I could never stand St. Patrick's Day. It always pissed me off, because it emphasizes an element of American culture that, somehow, has always angered me. Although everyone is American, everyone also claims that they are "Irish" or "French" or "Greek and Polish and Italian and British and Spanish and German and ...." I understand that, as a country that prides itself on being multi-ethnic and is created through a history of immigration, it's important for people to acknowledge their heritage. I understand how this is especially important for people of Irish or Italian (etc.) heritage, who's ancestors might have historically faced discrimination in the United States. However, it's not heritage that Americans claim: they don't say "Kiss me, I am of Irish heritage" or "Kiss me, my grandfather immigrated from Ireland". No, it's "Kiss me, I am Irish". The thing is, you're not Irish. Chances are, you know nothing about what Irish culture is like, nor do you even have any clue what it means to be Irish. You're an American, fully assimilated into American culture, melted away into the melting pot until we can no longer tell where you came from.
It's especially frustrating when, upon telling people I was born in Russia, they respond with "Cool, I am half-Russian". You and I have nothing in common. I've am bilingual and bicultural. I speak Russian, read Russian poetry, eat Russian food, discuss Russian politics; I know what it's like to live in Russia, to breathe Russia, to suffer Russia and enjoy Russia. You are an American. If, every once in a while, your grandma cooks borscht, that's fantastic! We can discuss Russian cuisine and maybe even Russian grandmas. Still, chances are, you are not Russian. My children will not be Russian. They will be American, because I don't know how too cook Russian food, because I don't embody much of Russian culture, because I, their mother, more than anything else, am an American.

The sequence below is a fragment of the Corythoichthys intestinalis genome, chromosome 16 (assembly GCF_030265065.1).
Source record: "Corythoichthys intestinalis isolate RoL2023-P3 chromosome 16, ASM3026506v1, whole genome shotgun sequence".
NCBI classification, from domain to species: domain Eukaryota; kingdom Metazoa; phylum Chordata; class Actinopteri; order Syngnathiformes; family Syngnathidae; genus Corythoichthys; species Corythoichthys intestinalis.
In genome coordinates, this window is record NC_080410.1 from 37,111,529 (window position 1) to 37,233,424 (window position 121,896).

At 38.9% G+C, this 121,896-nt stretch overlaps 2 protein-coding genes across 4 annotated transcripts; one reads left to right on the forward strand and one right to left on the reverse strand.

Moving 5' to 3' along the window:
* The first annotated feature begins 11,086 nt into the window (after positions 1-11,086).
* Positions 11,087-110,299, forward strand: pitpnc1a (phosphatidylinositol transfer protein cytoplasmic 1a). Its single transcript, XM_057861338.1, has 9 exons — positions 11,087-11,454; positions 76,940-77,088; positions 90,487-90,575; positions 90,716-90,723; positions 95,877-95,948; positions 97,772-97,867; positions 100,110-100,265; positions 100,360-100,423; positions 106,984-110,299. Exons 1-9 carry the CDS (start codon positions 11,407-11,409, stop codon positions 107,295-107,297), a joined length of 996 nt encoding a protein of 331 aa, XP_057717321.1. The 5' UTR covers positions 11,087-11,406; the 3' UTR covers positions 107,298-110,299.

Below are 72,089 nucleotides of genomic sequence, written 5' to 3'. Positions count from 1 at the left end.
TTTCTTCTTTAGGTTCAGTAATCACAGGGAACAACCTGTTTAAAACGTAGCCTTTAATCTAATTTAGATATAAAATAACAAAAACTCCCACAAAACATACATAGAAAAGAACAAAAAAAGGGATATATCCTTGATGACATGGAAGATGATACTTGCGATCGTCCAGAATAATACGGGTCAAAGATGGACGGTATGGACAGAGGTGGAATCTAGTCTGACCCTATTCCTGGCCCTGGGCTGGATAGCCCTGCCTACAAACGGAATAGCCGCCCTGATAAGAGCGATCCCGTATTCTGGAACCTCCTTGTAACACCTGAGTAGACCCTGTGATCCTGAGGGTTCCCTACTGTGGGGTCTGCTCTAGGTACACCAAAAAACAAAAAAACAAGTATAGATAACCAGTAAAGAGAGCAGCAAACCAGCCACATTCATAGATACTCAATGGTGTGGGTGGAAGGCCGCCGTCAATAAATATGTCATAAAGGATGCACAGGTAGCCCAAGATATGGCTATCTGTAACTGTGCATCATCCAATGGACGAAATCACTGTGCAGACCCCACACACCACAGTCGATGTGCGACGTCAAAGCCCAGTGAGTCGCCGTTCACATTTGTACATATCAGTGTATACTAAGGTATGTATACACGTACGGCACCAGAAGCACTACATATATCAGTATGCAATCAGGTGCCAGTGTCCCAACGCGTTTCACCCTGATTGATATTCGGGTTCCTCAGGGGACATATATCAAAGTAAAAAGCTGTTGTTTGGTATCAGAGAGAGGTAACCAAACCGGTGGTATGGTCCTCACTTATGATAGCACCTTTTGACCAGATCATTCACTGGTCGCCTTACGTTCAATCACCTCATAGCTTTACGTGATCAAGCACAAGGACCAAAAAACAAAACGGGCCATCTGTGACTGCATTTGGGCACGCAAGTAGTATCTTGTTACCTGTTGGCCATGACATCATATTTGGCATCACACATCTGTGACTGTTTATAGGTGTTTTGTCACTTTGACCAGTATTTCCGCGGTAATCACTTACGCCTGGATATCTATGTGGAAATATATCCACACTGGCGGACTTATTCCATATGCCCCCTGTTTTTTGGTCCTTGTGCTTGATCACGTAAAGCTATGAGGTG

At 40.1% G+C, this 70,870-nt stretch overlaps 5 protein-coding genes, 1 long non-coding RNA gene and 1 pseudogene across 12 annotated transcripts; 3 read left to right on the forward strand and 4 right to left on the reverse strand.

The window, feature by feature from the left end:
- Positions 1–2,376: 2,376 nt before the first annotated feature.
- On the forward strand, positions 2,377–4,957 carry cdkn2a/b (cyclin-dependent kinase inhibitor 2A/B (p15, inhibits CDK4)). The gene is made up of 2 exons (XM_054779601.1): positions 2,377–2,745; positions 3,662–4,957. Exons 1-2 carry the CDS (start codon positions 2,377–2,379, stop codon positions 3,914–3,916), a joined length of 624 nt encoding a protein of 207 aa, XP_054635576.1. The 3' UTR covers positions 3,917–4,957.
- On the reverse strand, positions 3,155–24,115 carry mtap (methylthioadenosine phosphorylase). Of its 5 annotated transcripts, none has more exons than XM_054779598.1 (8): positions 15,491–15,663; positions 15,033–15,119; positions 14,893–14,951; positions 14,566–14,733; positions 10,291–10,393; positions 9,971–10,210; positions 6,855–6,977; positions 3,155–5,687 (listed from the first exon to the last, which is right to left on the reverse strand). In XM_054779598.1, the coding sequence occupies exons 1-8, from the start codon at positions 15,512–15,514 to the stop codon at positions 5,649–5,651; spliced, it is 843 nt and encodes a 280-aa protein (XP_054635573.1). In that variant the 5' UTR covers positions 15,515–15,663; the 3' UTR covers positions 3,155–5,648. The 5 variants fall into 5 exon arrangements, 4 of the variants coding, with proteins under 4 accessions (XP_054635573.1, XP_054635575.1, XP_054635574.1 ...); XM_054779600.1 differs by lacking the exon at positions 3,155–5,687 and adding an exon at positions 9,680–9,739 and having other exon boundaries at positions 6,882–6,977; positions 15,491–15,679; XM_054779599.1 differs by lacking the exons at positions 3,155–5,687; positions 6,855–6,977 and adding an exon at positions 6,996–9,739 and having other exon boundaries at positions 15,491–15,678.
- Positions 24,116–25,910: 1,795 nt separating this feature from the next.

Pay attention to how I talk about my ethnicity and heritage. You won't hear me say "I am Russian" or "I am from Russia". Instead, when someone asks me where I am from, I carefully and consciously phrase it: "I was born in Russia". I identify as an American, and only recently, as I've been working on self-pride, did I begin occasionally being comfortable identifying as Russian-American, or, rarely, even Russian. I have an accent. My name is Russian. No matter how hard I try, I can't escape this. People know I am Russian. And, you know what? I hate it.
It started in second grade. Our teacher read us a children's story about a Russian man (he was a famous artist or musician or author, but I don't remember who specifically he was) who felt homesick after moving the to US. The kids looked at me and asked : "are you homesick?" No, I am not homesick, I answered. I wasn't, and I hated the attention. I hated being different, being singled out, having to defend myself. No, I am not homesick, I said over and over again, and they all looked at me and said, "You're homesick." This was right before recess, and I had an Aspie breakdown, I hid myself in the corner and tried not to cry, and I hated myself, and I hated being Russian, and I hated being associated with some stupid story that had nothing at all to do with me. That was the first time, but not the last. I know people identify me by my heritage. I know they speak of me as the "Russian girl" or "that girl with the Russian (or sometimes they don't even know it's Russian, and name some other random European country) accent". And it bothers me. I hate it when people associate me with other Russian people, when, chances are, we have nothing in common. I hate it when people attribute my behavior to my ethnicity. And, oh, it happens. I've often had people say that I do something "because I am Russian", or, when my behavior or words are deviant, they say "you Russian people are crazy". I feel like people look right past me. For a long time, I avoided telling people my name. I avoided speaking around people who'd never heard my voice. I avoided this because I knew that, if they found, out, they would think of me as "the Russian one". I hate that every time I speak, every conversation I have, every time I say my name (although my new name of "Kae" has done something to liberate me), the conversation, without fail, always goes to "Where are you from?" I feel like everyone looks right through me, right through my words and their meaning, and they can only hear the voice saying those words. And, somewhat rebelliously, I identify as American. I envy my sister. Two and a half years younger, and she has no accent; her name is Sasha, unique yet simple, easy to pronounce. She has friends that didn't know she was Russian until they met me and she said "this is my sister". "I didn't know you were Russian," they say. "I am," she answers, she proudly says, "I am Russian".